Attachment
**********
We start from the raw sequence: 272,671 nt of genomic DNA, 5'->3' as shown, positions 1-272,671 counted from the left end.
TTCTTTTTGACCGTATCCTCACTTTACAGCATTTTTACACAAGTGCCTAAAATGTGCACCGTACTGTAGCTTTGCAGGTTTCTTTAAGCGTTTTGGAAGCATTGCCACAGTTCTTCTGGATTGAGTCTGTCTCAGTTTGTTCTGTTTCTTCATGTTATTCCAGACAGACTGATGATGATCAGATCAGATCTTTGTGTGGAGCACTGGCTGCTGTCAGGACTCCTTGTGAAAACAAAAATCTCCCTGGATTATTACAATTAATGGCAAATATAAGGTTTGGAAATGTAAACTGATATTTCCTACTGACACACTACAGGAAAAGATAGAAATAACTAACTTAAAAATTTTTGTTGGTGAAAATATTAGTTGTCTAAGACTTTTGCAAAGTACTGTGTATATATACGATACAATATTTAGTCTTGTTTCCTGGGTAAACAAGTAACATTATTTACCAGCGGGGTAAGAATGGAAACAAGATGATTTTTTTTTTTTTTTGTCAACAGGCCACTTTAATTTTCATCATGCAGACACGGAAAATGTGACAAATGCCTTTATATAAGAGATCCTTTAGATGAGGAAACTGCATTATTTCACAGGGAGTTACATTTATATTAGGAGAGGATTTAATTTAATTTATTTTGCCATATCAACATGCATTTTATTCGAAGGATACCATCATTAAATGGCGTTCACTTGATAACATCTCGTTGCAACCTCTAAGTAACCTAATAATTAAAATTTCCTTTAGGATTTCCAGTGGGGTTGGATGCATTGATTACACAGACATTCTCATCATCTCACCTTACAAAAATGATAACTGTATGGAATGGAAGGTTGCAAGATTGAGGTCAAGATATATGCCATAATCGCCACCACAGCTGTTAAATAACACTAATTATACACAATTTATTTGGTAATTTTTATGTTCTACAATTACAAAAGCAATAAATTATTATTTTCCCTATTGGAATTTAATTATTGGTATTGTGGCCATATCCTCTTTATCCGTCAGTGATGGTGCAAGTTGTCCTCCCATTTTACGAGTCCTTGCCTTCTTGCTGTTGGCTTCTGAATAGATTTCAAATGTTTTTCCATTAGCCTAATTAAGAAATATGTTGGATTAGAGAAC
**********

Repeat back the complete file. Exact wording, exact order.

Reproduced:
We start from the raw sequence: 272,671 nt of genomic DNA, 5'->3' as shown, positions 1-272,671 counted from the left end.
TTCTTTTTGACCGTATCCTCACTTTACAGCATTTTTACACAAGTGCCTAAAATGTGCACCGTACTGTAGCTTTGCAGGTTTCTTTAAGCGTTTTGGAAGCATTGCCACAGTTCTTCTGGATTGAGTCTGTCTCAGTTTGTTCTGTTTCTTCATGTTATTCCAGACAGACTGATGATGATCAGATCAGATCTTTGTGTGGAGCACTGGCTGCTGTCAGGACTCCTTGTGAAAACAAAAATCTCCCTGGATTATTACAATTAATGGCAAATATAAGGTTTGGAAATGTAAACTGATATTTCCTACTGACACACTACAGGAAAAGATAGAAATAACTAACTTAAAAATTTTTGTTGGTGAAAATATTAGTTGTCTAAGACTTTTGCAAAGTACTGTGTATATATACGATACAATATTTAGTCTTGTTTCCTGGGTAAACAAGTAACATTATTTACCAGCGGGGTAAGAATGGAAACAAGATGATTTTTTTTTTTTTTTGTCAACAGGCCACTTTAATTTTCATCATGCAGACACGGAAAATGTGACAAATGCCTTTATATAAGAGATCCTTTAGATGAGGAAACTGCATTATTTCACAGGGAGTTACATTTATATTAGGAGAGGATTTAATTTAATTTATTTTGCCATATCAACATGCATTTTATTCGAAGGATACCATCATTAAATGGCGTTCACTTGATAACATCTCGTTGCAACCTCTAAGTAACCTAATAATTAAAATTTCCTTTAGGATTTCCAGTGGGGTTGGATGCATTGATTACACAGACATTCTCATCATCTCACCTTACAAAAATGATAACTGTATGGAATGGAAGGTTGCAAGATTGAGGTCAAGATATATGCCATAATCGCCACCACAGCTGTTAAATAACACTAATTATACACAATTTATTTGGTAATTTTTATGTTCTACAATTACAAAAGCAATAAATTATTATTTTCCCTATTGGAATTTAATTATTGGTATTGTGGCCATATCCTCTTTATCCGTCAGTGATGGTGCAAGTTGTCCTCCCATTTTACGAGTCCTTGCCTTCTTGCTGTTGGCTTCTGAATAGATTTCAAATGTTTTTCCATTAGCCTAATTAAGAAATATGTTGGATTAGAGAAC